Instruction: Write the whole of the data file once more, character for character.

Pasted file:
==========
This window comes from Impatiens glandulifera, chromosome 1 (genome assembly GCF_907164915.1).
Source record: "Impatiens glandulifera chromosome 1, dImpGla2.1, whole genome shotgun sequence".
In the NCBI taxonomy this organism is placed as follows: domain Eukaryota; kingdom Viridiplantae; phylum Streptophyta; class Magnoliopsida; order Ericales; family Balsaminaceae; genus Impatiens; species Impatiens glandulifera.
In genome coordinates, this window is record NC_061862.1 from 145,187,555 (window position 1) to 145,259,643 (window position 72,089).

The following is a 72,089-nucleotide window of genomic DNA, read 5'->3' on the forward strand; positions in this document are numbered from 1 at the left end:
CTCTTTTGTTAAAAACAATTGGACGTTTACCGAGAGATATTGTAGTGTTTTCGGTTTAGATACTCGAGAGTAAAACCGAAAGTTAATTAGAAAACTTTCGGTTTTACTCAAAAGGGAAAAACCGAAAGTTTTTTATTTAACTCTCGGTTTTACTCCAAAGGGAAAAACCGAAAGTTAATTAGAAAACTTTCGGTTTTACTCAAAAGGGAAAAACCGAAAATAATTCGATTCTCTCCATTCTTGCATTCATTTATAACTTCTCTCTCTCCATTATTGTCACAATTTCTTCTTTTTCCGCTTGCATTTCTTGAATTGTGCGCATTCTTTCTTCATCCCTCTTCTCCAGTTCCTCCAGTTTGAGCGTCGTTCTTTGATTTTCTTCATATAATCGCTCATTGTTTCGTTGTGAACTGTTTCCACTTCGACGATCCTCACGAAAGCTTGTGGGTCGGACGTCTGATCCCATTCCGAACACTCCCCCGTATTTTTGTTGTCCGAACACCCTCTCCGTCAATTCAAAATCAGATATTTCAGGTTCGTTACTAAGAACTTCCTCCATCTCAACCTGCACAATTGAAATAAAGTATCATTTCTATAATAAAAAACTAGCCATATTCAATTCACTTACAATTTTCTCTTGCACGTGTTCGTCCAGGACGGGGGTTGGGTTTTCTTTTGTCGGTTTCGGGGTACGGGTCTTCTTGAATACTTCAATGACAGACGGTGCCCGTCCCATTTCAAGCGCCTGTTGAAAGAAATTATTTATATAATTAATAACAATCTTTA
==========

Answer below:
This window comes from Impatiens glandulifera, chromosome 1 (genome assembly GCF_907164915.1).
Source record: "Impatiens glandulifera chromosome 1, dImpGla2.1, whole genome shotgun sequence".
In the NCBI taxonomy this organism is placed as follows: domain Eukaryota; kingdom Viridiplantae; phylum Streptophyta; class Magnoliopsida; order Ericales; family Balsaminaceae; genus Impatiens; species Impatiens glandulifera.
In genome coordinates, this window is record NC_061862.1 from 145,187,555 (window position 1) to 145,259,643 (window position 72,089).

The following is a 72,089-nucleotide window of genomic DNA, read 5'->3' on the forward strand; positions in this document are numbered from 1 at the left end:
CTCTTTTGTTAAAAACAATTGGACGTTTACCGAGAGATATTGTAGTGTTTTCGGTTTAGATACTCGAGAGTAAAACCGAAAGTTAATTAGAAAACTTTCGGTTTTACTCAAAAGGGAAAAACCGAAAGTTTTTTATTTAACTCTCGGTTTTACTCCAAAGGGAAAAACCGAAAGTTAATTAGAAAACTTTCGGTTTTACTCAAAAGGGAAAAACCGAAAATAATTCGATTCTCTCCATTCTTGCATTCATTTATAACTTCTCTCTCTCCATTATTGTCACAATTTCTTCTTTTTCCGCTTGCATTTCTTGAATTGTGCGCATTCTTTCTTCATCCCTCTTCTCCAGTTCCTCCAGTTTGAGCGTCGTTCTTTGATTTTCTTCATATAATCGCTCATTGTTTCGTTGTGAACTGTTTCCACTTCGACGATCCTCACGAAAGCTTGTGGGTCGGACGTCTGATCCCATTCCGAACACTCCCCCGTATTTTTGTTGTCCGAACACCCTCTCCGTCAATTCAAAATCAGATATTTCAGGTTCGTTACTAAGAACTTCCTCCATCTCAACCTGCACAATTGAAATAAAGTATCATTTCTATAATAAAAAACTAGCCATATTCAATTCACTTACAATTTTCTCTTGCACGTGTTCGTCCAGGACGGGGGTTGGGTTTTCTTTTGTCGGTTTCGGGGTACGGGTCTTCTTGAATACTTCAATGACAGACGGTGCCCGTCCCATTTCAAGCGCCTGTTGAAAGAAATTATTTATATAATTAATAACAATCTTTA